REVIEW: He Named Me Malala

6 10 2015

He Named Me MalalaHad 18-year-old Malala Yousafzai stayed on the same life course as an average girl in the Swot Valley of Pakistan, she would already be a mother of two.  But thank goodness that the now-Nobel Laureate embraced her destiny as someone extraordinary.  Thanks to a new documentary by Davis Guggenheim, “He Named Me Malala,” her message of hope and equality can reach even more people.

Malala became an international icon when the Taliban occupiers of her town shot (and nearly killed) her for attempting to attend school.  For them, enlightened women threaten their orthodoxy, so this occupying force has attempted to relegate them to purely religious education that will reify their current gendered arrangement.  But by trying to silence Malala’s vocal opposition, the Taliban created a worldwide movement to guarantee the right for all children – especially girls – to receive the education they deserve.

Perhaps most extraordinary about the entire ordeal is that Malala bears no ill will or resentment towards her attackers.  (I, on the other hand, still carry a grudge towards the person who cut me off in traffic last week.)  To simply call her inspirational just does not even begin to explain the impact of her grace.  Personally, as someone who often grapples with how to reconcile their religious convictions with a concern for basic human decency, her effortless deployment of Islam’s tenets as a guiding force behind her compassionate worldview is truly moving.

Guggenheim also makes sure that “He Named Me Malala” does more than saint worship.  In some of the documentary’s most memorable moments, we can see Malala acting like any other teenager.  She giggles at Minion videos, struggles to feel accepted by her classmates, and gets bashful when talking about boys.  Feminist icon though she may be, the thought of asking a boy out still embarrasses her.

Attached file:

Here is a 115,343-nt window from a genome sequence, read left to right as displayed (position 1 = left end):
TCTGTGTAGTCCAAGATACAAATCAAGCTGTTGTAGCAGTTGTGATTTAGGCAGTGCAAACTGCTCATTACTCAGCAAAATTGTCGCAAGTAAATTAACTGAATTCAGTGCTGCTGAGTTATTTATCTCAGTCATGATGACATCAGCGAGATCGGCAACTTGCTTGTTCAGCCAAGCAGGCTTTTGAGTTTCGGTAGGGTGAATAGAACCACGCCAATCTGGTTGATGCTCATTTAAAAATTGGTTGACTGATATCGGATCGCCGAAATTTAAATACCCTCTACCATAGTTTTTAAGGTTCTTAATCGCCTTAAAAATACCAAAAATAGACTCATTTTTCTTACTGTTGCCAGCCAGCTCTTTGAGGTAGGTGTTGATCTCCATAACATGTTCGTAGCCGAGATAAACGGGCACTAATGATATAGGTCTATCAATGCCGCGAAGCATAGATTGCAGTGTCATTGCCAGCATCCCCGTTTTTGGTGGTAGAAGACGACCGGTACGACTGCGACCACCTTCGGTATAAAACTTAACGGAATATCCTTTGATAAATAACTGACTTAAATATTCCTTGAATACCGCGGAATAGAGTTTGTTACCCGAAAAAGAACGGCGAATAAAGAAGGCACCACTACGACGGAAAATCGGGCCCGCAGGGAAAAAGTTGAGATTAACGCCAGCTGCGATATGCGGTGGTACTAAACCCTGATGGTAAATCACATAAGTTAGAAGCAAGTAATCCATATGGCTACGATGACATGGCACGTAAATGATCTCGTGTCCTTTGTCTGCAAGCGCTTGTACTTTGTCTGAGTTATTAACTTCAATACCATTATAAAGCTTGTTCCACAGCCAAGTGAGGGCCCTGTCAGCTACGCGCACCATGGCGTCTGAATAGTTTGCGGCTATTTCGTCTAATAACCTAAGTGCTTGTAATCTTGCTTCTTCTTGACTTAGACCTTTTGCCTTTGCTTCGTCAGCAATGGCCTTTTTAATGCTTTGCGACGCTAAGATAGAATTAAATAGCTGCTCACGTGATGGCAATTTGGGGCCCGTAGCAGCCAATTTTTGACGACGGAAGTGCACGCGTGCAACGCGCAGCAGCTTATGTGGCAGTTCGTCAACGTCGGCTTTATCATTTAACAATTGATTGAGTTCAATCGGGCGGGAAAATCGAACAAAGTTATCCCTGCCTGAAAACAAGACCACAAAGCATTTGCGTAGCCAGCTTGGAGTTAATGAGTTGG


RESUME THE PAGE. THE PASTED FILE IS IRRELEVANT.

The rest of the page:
The film itself lacks some cohesion as it jumps erratically around to different times in Malala’s life.  Guggenheim relies on animated sequences to depict what would normally be portrayed as recreations, though the unconventional choice works just fine.  Ultimately, any structural quibbles are easily forgotten in the wake of a figure that can so easily bring out the common humanity in all of us.  Heck, she even got Queen Elizabeth II to smile!  B+3stars

REVIEW: The Walk

5 10 2015

“To be on the wire is life – the rest is waiting,” opines Joe Gideon at the start of Bob Fosse’s 1979 film “All That Jazz.”  That quote is attributed to Karl Wallenda, a circus performer who, ironically, died from a fall the year prior to that film’s release after a stunt performed with no net.  Yet after watching Robert Zemeckis’ “The Walk,” Gideon’s words seem more in the spirit of Phillipe Petit, the wire-walker who traversed a cord strung between the Twin Towers in 1974.

Though structured like a standard heist flick – and providing all the expected thrills that should come along with the genre – the film is about more than just a clever plan or a physical accomplishment.  Petit (Joseph Gordon-Levitt) similarly equates the wire with life, and his life is his art.  The “coup,” as he repeatedly refers to it, makes for a fun exercise, but the plot to hang a wire between the Twin Towers is merely the means to the end of his performance.

Perhaps those who do not wish to think much into his daring piece deride Petit’s walk as empty exhibtionism or some kind of stunt that prioritizes style over substance.  For this precise reason, he earns the sympathy and identification of co-writer and director Robert Zemeckis.